Grab some eclipse glasses and take part in this solar phenomenon on the Pentacrest on April 8

Iowa City is in a section of the United States that will see the eclipse reach near-totality, an event that will not occur again in the continental United States for another 20 years.
Monday, April 1, 2024

By Charlotte Brookins 

Seven years after the 2017 eclipse, Iowa City will experience another large-scale solar event when the moon partially covers the sun on April 8, 2024. From 12:46 p.m. to 3:16 p.m., the eclipse will progress up to 89 percent totality, dimming the skies and creating an unforgettable celestial event for all to enjoy.  People look at the solar eclipse with telescopes

Solar eclipses are rare, making it more special that Iowa City residents have had two chances to experience them in the past seven years. According to physics and astronomy professor Jasper Halekas, solar eclipses are serendipitous in nature. 

"It's a happy accident that the moon happens to be at exactly the right distance and the right size to basically totally block out the sun but just leave a little bit of light around the edge of it," says Halekas in an interview with the Iowa City Press-Citizen. "You can often see a tiny little bit of light from the outer reaches of the sun still showing from the edge. It is quite spectacular. It feels like night for a few minutes; you start to hear crickets chirping, and all the local wildlife thinks it's suddenly nighttime." 

Iowa City is in a section of the United States that will see the eclipse reach near-totality, an event that will not occur again in the continental United States for another 20 years.  

To celebrate, the Department of Physics and Astronomy, housed in the College of Liberal Arts and Sciences, and the University of Iowa Sciences Library are hosting a viewing event on the Pentacrest and in the Sciences Library Courtyard from 12:30 p.m. to 3 p.m. on the day of the eclipse, April 8. 

Caroline Roberts
Caroline Roberts

“We’ll be giving out eclipse glasses for people to wear to safely look at the sun, there will be solar telescopes people can look through, and if you come at around 2 p.m., you’ll be able to see the maximum eclipse,” says Caroline Roberts, coordinator of the astronomy labs and manager of Van Allen Observatory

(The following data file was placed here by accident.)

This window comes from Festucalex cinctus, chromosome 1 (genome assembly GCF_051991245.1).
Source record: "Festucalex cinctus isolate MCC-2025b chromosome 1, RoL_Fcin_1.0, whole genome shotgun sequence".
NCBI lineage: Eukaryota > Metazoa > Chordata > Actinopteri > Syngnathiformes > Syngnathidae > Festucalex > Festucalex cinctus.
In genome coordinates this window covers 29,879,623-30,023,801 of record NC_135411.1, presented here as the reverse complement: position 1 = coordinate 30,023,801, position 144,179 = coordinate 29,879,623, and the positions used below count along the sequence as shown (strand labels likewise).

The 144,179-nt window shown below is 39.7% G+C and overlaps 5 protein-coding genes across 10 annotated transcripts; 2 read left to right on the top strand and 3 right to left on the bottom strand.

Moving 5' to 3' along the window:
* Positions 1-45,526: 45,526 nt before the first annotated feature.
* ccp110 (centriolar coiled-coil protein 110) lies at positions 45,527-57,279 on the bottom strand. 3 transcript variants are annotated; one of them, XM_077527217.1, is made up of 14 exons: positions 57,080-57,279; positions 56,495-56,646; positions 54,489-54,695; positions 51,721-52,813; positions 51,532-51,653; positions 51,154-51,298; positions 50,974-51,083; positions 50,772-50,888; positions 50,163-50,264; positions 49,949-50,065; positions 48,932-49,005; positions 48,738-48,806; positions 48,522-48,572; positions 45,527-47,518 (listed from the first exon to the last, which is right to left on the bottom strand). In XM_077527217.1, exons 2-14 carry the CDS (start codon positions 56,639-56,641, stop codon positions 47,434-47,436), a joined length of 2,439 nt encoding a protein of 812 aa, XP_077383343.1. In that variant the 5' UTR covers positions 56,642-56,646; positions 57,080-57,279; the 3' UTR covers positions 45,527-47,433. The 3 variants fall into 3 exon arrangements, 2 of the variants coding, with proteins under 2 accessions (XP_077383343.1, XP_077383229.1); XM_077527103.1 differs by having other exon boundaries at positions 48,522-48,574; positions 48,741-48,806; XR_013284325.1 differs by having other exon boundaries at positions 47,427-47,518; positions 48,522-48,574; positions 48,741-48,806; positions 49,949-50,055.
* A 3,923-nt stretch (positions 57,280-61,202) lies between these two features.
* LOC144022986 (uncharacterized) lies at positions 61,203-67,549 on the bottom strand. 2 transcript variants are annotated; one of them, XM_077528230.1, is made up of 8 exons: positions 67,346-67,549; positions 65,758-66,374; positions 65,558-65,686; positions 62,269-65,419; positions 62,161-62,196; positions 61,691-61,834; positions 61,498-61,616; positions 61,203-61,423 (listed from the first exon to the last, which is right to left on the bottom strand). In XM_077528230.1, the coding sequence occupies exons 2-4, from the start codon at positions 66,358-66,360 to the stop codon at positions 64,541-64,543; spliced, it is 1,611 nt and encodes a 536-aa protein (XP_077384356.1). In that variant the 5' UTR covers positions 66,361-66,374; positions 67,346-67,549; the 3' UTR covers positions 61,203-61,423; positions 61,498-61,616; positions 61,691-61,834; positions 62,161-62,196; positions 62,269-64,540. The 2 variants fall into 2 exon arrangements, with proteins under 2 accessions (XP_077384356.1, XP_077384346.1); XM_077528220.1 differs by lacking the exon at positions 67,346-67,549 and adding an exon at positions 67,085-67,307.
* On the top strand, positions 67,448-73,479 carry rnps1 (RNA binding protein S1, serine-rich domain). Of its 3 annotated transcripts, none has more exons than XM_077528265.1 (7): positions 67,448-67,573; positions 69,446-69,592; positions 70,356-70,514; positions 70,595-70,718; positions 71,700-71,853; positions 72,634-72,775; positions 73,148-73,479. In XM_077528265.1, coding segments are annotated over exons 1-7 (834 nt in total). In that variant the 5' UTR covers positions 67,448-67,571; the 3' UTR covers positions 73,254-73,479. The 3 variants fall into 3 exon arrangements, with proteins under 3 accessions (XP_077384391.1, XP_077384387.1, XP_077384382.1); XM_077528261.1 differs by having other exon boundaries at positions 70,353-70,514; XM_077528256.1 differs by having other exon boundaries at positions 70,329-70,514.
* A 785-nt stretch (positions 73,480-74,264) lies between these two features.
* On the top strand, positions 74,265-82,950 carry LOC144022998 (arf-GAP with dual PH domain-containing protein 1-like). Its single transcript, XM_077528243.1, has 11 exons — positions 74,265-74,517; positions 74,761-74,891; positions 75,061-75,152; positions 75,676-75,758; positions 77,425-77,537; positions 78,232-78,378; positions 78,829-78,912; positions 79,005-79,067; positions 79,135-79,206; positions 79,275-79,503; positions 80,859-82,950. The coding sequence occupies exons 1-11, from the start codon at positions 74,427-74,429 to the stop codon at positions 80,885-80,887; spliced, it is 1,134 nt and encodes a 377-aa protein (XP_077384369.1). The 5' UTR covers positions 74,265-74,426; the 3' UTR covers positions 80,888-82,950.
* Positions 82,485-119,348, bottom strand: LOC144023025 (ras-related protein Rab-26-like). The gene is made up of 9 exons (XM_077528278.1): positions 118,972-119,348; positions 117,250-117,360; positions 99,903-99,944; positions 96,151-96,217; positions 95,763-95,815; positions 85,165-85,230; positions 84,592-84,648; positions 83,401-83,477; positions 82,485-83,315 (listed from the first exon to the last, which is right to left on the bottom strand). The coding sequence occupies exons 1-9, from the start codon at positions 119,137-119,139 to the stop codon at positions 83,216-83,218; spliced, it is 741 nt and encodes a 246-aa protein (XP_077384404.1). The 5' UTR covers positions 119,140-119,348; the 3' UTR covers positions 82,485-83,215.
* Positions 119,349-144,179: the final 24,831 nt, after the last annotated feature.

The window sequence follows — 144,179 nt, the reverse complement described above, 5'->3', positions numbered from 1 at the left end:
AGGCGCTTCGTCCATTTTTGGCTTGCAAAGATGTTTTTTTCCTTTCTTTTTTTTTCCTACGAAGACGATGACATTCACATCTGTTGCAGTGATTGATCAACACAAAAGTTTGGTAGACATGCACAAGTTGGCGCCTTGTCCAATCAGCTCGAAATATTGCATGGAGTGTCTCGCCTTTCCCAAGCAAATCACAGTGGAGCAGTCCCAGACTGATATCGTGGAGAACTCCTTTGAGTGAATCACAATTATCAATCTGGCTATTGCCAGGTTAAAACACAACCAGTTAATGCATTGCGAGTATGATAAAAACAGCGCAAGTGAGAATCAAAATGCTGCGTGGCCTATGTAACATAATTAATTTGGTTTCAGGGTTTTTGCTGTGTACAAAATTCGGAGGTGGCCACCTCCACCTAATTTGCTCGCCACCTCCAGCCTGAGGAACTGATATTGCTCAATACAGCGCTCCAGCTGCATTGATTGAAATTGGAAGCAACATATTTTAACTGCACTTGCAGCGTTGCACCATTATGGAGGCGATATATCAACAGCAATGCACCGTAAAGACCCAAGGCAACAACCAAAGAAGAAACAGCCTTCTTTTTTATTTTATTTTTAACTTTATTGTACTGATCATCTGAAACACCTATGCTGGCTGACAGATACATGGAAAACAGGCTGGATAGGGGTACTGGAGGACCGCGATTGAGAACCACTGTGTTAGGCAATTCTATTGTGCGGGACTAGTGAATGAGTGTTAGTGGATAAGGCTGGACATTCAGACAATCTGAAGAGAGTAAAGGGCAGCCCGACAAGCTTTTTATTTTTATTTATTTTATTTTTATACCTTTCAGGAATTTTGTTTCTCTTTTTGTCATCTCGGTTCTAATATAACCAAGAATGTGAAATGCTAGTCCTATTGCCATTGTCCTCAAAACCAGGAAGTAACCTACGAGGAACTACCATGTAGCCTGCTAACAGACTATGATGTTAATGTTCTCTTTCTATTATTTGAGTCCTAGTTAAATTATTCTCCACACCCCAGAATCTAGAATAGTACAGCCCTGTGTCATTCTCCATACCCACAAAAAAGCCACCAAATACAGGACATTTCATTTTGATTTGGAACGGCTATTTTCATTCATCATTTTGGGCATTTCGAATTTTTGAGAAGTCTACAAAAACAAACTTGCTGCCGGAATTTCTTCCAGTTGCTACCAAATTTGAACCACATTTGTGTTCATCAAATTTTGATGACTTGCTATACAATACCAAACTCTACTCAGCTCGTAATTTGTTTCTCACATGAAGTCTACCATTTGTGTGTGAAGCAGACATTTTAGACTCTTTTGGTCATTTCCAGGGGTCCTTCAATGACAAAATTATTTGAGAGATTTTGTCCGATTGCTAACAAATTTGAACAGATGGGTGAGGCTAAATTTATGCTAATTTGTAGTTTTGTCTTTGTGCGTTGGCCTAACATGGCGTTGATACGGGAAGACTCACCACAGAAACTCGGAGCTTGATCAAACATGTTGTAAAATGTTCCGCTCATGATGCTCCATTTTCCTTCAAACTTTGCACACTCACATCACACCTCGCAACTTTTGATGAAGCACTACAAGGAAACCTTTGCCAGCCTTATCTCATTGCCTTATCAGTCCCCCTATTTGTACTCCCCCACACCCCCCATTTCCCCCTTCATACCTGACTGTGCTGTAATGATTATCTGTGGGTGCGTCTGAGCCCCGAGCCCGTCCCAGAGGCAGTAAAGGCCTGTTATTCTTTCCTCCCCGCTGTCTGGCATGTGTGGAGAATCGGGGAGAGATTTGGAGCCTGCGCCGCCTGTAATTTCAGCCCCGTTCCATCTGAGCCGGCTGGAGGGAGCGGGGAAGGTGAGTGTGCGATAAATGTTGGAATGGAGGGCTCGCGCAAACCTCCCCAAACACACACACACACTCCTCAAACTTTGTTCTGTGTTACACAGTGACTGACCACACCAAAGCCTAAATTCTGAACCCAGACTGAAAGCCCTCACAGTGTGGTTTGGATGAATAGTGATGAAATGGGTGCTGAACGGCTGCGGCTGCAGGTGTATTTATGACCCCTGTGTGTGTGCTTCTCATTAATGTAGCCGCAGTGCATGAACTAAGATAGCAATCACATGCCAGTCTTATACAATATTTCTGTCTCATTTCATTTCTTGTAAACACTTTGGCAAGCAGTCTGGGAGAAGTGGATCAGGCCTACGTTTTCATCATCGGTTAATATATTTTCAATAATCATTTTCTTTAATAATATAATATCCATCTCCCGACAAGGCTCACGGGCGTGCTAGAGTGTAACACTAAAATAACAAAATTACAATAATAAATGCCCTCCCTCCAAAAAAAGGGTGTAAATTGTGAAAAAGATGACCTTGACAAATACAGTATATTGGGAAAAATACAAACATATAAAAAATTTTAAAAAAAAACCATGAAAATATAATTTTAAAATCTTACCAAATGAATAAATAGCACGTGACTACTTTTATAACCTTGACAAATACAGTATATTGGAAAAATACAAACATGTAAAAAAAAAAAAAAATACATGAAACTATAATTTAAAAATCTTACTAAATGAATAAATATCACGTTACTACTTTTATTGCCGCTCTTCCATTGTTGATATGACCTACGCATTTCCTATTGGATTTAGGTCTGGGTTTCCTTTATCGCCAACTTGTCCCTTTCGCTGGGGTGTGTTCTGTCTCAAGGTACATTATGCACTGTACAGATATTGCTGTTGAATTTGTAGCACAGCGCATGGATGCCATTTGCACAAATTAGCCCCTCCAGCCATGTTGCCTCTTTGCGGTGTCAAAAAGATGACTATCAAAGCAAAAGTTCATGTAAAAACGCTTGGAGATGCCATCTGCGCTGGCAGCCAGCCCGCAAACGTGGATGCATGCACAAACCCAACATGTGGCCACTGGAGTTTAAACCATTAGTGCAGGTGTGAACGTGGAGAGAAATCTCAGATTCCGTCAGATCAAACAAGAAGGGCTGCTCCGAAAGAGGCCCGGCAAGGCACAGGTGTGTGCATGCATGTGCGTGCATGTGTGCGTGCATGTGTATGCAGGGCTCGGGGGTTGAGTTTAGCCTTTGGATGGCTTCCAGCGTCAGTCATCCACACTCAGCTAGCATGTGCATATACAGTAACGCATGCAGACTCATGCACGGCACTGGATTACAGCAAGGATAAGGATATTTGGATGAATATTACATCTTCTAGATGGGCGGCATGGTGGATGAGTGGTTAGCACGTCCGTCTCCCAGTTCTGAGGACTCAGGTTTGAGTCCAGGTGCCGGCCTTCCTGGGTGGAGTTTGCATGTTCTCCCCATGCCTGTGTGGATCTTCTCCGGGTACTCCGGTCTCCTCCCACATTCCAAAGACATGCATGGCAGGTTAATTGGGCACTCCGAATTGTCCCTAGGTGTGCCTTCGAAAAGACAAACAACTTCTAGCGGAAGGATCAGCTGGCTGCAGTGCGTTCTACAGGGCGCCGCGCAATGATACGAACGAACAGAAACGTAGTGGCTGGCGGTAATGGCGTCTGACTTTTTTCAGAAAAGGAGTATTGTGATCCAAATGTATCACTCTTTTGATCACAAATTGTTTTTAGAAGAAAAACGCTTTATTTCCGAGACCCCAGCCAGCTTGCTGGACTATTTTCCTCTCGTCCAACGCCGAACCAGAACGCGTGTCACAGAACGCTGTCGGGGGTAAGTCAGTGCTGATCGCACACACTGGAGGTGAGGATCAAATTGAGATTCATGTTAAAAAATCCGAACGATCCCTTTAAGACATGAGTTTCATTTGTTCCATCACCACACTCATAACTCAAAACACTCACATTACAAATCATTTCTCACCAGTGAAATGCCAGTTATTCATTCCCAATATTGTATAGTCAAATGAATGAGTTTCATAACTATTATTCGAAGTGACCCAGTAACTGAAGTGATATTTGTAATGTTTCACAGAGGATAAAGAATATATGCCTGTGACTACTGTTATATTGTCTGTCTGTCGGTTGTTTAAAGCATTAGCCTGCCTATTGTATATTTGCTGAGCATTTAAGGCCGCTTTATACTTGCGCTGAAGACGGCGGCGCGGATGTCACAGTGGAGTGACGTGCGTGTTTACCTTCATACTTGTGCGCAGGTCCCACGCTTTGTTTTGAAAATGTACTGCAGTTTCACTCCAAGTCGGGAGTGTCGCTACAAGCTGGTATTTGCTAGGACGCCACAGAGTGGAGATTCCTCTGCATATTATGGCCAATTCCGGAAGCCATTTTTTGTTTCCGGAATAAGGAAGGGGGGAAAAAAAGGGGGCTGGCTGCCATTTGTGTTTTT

Roughly a week prior to the event, on Tuesday, April 2 at 5 p.m. over Zoom, physics and astronomy will share information about the sun and how it transfers energy to the Earth, as well as the process of solar eclipses and tips for safe viewing. The online event is hosted by the University of Iowa Center for Advancement

Roberts says the physics and astronomy department and the Sciences Library are both thrilled for the events’ potential to attract further interest in their fields from students, faculty, alumni and the greater Iowa City community.  

“We’re very excited about the eclipse because it allows people to see this incredible phenomenon easily and get excited about astronomy,” Roberts adds.  

Roberts encourages those interested in this event and the field of astronomy to become more involved in the department on campus.  

“We always encourage people to come to our events, like our regular public observing nights at the Van Allen Observatory,” says Roberts. “Any undergraduate student is welcome to take classes in the department. We welcome any interested students to explore the majors, attend Society of Physics Students meetings, and get involved in any way they can.” 

The Sciences Library and the Department of Physics and Astronomy are looking forward to the events and welcome all who are interested in attending. Those interested in getting a pair of solar eclipse glasses can grab some for free while supplies last on the Pentacrest and in the Sciences Library Courtyard on the day of the event. 

Herky looks at the solar eclipse with three people

The University of Iowa College of Liberal Arts and Sciences offers about 70 majors across the humanities; fine, performing and literary arts; natural and mathematical sciences; social and behavioral sciences; and communication disciplines. About 15,000 undergraduate and nearly 2,000 graduate students study each year in the college’s 37 departments, led by faculty at the forefront of teaching and research in their disciplines. The college teaches all Iowa undergraduates through the college's general education program, CLAS CORE. About 80 percent of all Iowa undergraduates begin their academic journey in CLAS. The college confers about 60 percent of the university's bachelor's degrees each academic year.